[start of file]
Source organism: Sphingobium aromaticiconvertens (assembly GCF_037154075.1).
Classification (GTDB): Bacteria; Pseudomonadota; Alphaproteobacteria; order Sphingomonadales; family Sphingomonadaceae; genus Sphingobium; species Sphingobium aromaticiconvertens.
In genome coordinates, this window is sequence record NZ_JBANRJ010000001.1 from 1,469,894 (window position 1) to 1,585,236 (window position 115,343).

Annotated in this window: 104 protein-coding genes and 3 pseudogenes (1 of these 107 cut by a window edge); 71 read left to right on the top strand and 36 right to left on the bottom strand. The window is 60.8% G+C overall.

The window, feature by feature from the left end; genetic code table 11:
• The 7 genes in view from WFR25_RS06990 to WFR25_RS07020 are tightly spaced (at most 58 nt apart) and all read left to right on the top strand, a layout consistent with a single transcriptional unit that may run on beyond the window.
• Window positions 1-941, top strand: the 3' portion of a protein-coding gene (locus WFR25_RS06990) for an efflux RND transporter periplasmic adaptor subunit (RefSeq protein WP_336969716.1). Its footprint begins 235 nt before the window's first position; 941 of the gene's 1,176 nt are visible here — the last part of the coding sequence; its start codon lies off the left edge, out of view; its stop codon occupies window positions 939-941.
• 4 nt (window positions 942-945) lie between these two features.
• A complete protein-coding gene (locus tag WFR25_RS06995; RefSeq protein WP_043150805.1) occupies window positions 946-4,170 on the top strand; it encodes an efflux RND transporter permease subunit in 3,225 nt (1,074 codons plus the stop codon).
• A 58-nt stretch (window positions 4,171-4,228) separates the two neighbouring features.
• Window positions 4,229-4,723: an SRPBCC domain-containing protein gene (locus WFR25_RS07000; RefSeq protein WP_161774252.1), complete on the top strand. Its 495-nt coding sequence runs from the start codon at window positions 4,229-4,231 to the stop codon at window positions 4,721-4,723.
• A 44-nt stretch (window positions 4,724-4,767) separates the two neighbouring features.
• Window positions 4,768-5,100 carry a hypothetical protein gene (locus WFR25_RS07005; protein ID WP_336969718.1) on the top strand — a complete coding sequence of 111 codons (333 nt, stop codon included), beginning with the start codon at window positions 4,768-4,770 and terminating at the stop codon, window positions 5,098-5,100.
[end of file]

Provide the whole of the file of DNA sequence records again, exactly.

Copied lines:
Source organism: Sphingobium aromaticiconvertens (assembly GCF_037154075.1).
Classification (GTDB): Bacteria; Pseudomonadota; Alphaproteobacteria; order Sphingomonadales; family Sphingomonadaceae; genus Sphingobium; species Sphingobium aromaticiconvertens.
In genome coordinates, this window is sequence record NZ_JBANRJ010000001.1 from 1,469,894 (window position 1) to 1,585,236 (window position 115,343).

Annotated in this window: 104 protein-coding genes and 3 pseudogenes (1 of these 107 cut by a window edge); 71 read left to right on the top strand and 36 right to left on the bottom strand. The window is 60.8% G+C overall.

The window, feature by feature from the left end; genetic code table 11:
• The 7 genes in view from WFR25_RS06990 to WFR25_RS07020 are tightly spaced (at most 58 nt apart) and all read left to right on the top strand, a layout consistent with a single transcriptional unit that may run on beyond the window.
• Window positions 1-941, top strand: the 3' portion of a protein-coding gene (locus WFR25_RS06990) for an efflux RND transporter periplasmic adaptor subunit (RefSeq protein WP_336969716.1). Its footprint begins 235 nt before the window's first position; 941 of the gene's 1,176 nt are visible here — the last part of the coding sequence; its start codon lies off the left edge, out of view; its stop codon occupies window positions 939-941.
• 4 nt (window positions 942-945) lie between these two features.
• A complete protein-coding gene (locus tag WFR25_RS06995; RefSeq protein WP_043150805.1) occupies window positions 946-4,170 on the top strand; it encodes an efflux RND transporter permease subunit in 3,225 nt (1,074 codons plus the stop codon).
• A 58-nt stretch (window positions 4,171-4,228) separates the two neighbouring features.
• Window positions 4,229-4,723: an SRPBCC domain-containing protein gene (locus WFR25_RS07000; RefSeq protein WP_161774252.1), complete on the top strand. Its 495-nt coding sequence runs from the start codon at window positions 4,229-4,231 to the stop codon at window positions 4,721-4,723.
• A 44-nt stretch (window positions 4,724-4,767) separates the two neighbouring features.
• Window positions 4,768-5,100 carry a hypothetical protein gene (locus WFR25_RS07005; protein ID WP_336969718.1) on the top strand — a complete coding sequence of 111 codons (333 nt, stop codon included), beginning with the start codon at window positions 4,768-4,770 and terminating at the stop codon, window positions 5,098-5,100.